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Successful treatment of acute visual loss in Muckle-Wells syndrome with interleukin 1 receptor antagonist
  1. T Alexander1,
  2. O Klotz2,
  3. E Feist1,
  4. K Rüther2,
  5. G-R Burmester1,
  6. U Pleyer2
  1. 1Department of Rheumatology and Clinical Immunology, University School of Medicine Berlin, Germany
  2. 2Department of Ophthalmology Charité, University School of Medicine Berlin, Germany
  1. Correspondence to:
    MrT Alexander
    Charité University School of Medicine Berlin, Schumannstr 20/21, D-10117 Berlin, Germany;

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Muckle-Wells syndrome (MWS) is a dominantly inherited autoinflammatory disease characterised by urticarial skin rash, intermittent fever, arthralgia, and the frequent development of systemic AA amyloidosis. It is caused by mutations in the gene known as NALP3 or CIAS, which encodes a member of the purine superfamily of death domain fold proteins that are implicated in the regulation of inflammation through activation of nuclear factor κB (NF-κB) and regulation of interleukin 1 (IL1) processing.1,2 Over recent years, therapeutic trials with the human recombinant IL1 receptor antagonist anakinra have reported encouraging results in patients with various autoinflammatory syndromes.3,4 We report here the unusual case of acute visual loss in a patient with MWS and its good response to anakinra.


A 70 year old woman with a history of a MWS associated with the NALP3 variant R260W was referred to our hospital with loss of vision in one eye that developed within days, accompanied by intermittent flash sensations.

On admission, she had an increased body temperature (38°C) and urticarial rashes as typical signs of a flare of MWS. Residual visual acuity at admission was limited to hand motion perception and light-darkness discrimination. A slit lamp examination showed regular pseudophakia on both eyes with an afferent pupillary defect of the left eye. Ophthalmoloscopy of the left eye showed a pale optic nerve head oedema of 2 diopters. Pattern visual evoked potentials (VEPs) and flash VEPs of the affected eye were without responses. A kinetic visual field examination proved concentric constriction of the visual field of the left eye. Laboratory analysis showed a raised erythrocyte sedimentation rate of 36 mm/1st h and a C reactive protein of 32 mg/l.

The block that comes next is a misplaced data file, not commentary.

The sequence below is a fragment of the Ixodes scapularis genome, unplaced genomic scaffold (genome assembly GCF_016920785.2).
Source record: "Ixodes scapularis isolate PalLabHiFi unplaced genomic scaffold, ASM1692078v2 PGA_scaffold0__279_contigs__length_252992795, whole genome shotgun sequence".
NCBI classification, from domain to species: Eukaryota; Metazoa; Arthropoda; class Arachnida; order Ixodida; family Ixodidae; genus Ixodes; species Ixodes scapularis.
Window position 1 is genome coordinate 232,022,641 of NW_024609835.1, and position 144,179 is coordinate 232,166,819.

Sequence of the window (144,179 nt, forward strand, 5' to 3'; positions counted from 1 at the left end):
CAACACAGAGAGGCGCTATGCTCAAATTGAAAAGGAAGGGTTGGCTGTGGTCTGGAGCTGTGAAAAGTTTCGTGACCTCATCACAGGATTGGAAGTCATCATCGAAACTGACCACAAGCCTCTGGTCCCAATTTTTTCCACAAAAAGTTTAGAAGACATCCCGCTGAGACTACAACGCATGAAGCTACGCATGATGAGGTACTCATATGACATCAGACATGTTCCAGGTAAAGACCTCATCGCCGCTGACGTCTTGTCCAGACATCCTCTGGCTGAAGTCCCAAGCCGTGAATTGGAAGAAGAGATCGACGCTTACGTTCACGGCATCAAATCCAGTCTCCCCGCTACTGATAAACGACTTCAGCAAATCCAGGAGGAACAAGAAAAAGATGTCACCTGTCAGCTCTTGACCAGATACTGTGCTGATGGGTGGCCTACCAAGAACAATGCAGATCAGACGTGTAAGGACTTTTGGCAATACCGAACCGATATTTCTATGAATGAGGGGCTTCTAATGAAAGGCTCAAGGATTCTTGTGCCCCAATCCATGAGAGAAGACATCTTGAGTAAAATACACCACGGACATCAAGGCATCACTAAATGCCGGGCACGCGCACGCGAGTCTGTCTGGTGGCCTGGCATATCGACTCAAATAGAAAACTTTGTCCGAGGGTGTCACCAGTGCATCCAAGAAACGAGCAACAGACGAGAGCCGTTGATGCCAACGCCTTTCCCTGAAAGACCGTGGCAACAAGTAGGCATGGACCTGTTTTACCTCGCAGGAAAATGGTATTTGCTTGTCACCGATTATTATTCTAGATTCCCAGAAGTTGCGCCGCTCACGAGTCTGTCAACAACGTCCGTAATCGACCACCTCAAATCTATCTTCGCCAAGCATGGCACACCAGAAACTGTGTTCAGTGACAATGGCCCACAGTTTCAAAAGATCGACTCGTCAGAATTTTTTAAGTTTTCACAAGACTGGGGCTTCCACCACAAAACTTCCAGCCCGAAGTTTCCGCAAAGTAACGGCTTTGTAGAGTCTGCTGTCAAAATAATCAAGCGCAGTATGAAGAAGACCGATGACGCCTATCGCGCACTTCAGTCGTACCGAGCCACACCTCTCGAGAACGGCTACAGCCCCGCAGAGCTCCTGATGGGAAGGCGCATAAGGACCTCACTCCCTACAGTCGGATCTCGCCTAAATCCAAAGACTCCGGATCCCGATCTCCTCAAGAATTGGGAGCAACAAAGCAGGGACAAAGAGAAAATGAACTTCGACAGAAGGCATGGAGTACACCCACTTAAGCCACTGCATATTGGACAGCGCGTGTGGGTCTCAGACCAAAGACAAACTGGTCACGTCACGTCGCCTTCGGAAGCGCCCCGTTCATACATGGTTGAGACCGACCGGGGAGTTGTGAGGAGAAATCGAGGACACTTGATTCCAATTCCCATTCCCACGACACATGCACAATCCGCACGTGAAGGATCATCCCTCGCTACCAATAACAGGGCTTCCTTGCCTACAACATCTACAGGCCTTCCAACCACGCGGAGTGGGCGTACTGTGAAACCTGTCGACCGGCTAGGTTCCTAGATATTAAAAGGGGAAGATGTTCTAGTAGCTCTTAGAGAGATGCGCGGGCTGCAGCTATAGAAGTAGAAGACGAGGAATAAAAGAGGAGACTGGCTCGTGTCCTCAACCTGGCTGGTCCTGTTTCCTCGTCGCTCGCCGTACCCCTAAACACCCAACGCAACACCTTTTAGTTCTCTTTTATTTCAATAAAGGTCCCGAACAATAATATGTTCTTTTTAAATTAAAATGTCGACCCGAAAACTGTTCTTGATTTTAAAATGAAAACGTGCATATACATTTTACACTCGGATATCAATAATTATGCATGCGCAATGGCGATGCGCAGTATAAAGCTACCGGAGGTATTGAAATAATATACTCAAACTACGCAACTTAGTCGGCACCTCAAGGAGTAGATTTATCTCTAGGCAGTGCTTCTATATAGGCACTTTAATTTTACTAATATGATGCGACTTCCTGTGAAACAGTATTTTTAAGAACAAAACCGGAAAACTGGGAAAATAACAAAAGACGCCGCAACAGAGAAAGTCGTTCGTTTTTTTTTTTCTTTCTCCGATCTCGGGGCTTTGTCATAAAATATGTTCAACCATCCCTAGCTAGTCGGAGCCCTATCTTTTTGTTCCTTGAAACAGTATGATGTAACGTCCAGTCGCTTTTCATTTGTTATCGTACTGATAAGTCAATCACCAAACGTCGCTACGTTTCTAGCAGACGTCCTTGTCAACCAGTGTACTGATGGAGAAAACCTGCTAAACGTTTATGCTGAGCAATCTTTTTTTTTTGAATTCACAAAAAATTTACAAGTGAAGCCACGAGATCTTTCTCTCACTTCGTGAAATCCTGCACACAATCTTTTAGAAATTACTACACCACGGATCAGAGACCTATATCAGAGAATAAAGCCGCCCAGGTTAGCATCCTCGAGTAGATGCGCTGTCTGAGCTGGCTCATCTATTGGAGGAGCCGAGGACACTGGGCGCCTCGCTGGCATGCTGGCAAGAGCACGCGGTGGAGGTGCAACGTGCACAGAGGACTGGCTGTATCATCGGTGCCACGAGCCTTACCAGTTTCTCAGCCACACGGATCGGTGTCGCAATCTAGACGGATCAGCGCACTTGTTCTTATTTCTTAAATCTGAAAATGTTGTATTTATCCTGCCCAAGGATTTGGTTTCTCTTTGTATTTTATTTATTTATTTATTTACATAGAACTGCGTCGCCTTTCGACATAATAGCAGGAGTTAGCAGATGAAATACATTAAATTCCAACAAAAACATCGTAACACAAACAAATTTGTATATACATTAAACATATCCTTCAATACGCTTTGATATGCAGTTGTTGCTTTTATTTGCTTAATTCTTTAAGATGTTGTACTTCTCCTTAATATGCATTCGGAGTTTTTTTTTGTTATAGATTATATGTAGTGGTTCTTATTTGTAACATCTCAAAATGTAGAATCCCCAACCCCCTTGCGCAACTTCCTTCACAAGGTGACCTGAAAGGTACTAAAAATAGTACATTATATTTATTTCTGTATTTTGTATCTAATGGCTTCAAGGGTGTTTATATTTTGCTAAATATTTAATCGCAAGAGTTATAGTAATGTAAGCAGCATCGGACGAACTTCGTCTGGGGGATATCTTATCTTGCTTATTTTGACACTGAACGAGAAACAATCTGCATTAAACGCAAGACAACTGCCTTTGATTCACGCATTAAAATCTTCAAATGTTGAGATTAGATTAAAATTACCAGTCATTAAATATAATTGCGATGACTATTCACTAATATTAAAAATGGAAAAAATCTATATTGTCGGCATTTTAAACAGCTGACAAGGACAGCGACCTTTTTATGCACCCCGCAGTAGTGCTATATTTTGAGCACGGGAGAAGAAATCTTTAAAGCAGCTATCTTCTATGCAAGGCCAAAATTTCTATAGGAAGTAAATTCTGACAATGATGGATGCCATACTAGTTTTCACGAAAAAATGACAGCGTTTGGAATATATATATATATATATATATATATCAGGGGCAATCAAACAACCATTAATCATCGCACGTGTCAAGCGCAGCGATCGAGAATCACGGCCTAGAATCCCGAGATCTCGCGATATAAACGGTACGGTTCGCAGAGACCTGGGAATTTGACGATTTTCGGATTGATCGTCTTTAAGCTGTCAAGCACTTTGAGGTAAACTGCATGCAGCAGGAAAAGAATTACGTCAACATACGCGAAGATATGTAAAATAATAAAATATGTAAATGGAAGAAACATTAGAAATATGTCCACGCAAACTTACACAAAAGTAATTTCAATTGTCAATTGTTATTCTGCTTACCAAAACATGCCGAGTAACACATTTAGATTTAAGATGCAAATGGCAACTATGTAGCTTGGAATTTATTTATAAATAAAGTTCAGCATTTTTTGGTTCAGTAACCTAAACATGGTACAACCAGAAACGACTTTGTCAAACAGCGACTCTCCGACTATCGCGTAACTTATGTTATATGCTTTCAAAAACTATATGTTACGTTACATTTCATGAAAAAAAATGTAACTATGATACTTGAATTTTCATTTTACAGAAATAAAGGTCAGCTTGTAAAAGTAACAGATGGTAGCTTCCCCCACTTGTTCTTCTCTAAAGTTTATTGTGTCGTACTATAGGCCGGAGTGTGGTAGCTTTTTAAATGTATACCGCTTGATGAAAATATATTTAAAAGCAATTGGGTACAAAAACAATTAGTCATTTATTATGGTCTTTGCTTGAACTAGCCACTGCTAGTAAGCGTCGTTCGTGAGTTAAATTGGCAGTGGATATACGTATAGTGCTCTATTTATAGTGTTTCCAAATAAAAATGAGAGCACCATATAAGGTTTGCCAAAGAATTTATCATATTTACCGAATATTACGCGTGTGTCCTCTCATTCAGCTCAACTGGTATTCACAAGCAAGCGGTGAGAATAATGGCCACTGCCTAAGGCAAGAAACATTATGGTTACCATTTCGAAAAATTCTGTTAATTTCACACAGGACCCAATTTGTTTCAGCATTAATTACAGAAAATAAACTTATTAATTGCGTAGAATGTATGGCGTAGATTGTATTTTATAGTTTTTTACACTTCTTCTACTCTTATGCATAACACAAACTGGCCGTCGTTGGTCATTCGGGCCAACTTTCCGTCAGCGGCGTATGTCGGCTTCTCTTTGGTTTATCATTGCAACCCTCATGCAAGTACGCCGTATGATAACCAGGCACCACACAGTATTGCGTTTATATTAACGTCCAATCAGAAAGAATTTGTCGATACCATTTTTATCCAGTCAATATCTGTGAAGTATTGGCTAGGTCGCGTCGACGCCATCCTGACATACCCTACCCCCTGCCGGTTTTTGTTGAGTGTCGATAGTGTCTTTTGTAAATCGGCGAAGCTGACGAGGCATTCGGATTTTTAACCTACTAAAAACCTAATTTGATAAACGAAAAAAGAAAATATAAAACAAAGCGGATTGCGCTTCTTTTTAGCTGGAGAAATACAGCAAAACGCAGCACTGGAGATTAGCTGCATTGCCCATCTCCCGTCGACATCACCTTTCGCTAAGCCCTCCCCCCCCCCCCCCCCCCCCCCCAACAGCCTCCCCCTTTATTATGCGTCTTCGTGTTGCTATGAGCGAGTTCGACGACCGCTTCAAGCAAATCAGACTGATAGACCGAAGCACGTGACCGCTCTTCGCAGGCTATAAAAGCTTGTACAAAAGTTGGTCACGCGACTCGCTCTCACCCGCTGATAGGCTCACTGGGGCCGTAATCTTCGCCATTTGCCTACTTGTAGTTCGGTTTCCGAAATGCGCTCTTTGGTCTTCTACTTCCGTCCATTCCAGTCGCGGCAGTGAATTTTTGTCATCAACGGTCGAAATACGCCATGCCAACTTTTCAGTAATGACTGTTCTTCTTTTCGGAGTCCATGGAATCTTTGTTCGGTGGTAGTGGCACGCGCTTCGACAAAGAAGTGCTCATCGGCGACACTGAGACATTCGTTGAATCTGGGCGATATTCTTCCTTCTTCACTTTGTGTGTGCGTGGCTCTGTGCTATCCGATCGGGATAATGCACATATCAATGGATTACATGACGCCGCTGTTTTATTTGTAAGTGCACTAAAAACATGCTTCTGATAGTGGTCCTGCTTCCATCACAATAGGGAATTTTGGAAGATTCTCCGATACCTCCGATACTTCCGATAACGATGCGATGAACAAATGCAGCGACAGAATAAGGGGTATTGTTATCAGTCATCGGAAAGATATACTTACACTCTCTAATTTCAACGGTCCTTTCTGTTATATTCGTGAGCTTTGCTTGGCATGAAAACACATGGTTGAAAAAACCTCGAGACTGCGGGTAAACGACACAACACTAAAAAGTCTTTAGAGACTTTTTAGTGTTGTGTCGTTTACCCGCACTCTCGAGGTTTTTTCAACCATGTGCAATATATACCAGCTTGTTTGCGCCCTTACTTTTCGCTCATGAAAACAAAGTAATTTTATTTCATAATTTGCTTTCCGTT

Initial treatment with systemic high dose glucocorticoids and one cycle of plasmapheresis had no influence on the visual disturbance. The patient then consented to undergo a therapeutic trial of anakinra (Kineret; Amgen) given by subcutaneous injection at a dose of 100 mg daily, which is the dosage licensed for the treatment of rheumatoid arthritis.

Within 1 day of the first injection the rash and fever disappeared, and the patient reported a profound improvement in general wellbeing. The patient’s sight of the left eye improved from hand movement upon referral to 0.3 within 10 days. In addition, the visual field defect recovered from band shaped to 50 degrees temporal and a vertical expansion of a maximal 20 degrees. The afferent pupillary defect persisted as well as VEP changes. As a serological marker, plasma concentration of serum amyloid A, which was markedly raised before treatment, normalised within 6 days and remained below 2 mg/l (normal <10 mg/l) on frequent testing for 3 weeks (fig 1).

Figure 1

 Serial measurement of serum amyloid A concentration in one patient with MWS. The arrow indicates when treatment with anakinra began.


In this unusual and dramatic manifestation of MWS we observed a remarkable clinical remission, including recovery of the patient’s visual acuity and visual field associated with a profound serological remission using the IL1 receptor antagonist anakinra.

To the best of our knowledge, this is the first description of acute visual loss in MWS. Being aware of the pale and swollen optic disc in our patient, we had to consider an anterior ischaemic optic neuropathy as a possible differential diagnosis. However, the clinical response using anakinra is strongly indicative for an association with an underlying inflammatory condition.

Visual disturbance is reported to be a clinical feature in patients with neonatal onset multisystem inflammatory disease (NOMID), an autoinflammatory disease that is also related to mutations in the NALP3 gene.5 Recent studies suggest that the same NALP3 genetic defect may cause vastly different phenotypes of hereditary fever syndromes.6 In this context, visual loss may possibly occur in patients considered to have MWS. The efficacy of anakinra in the treatment of visual disturbance in MWS strongly supports studies for this treatment of patients with NOMID, in which eye involvement is more common.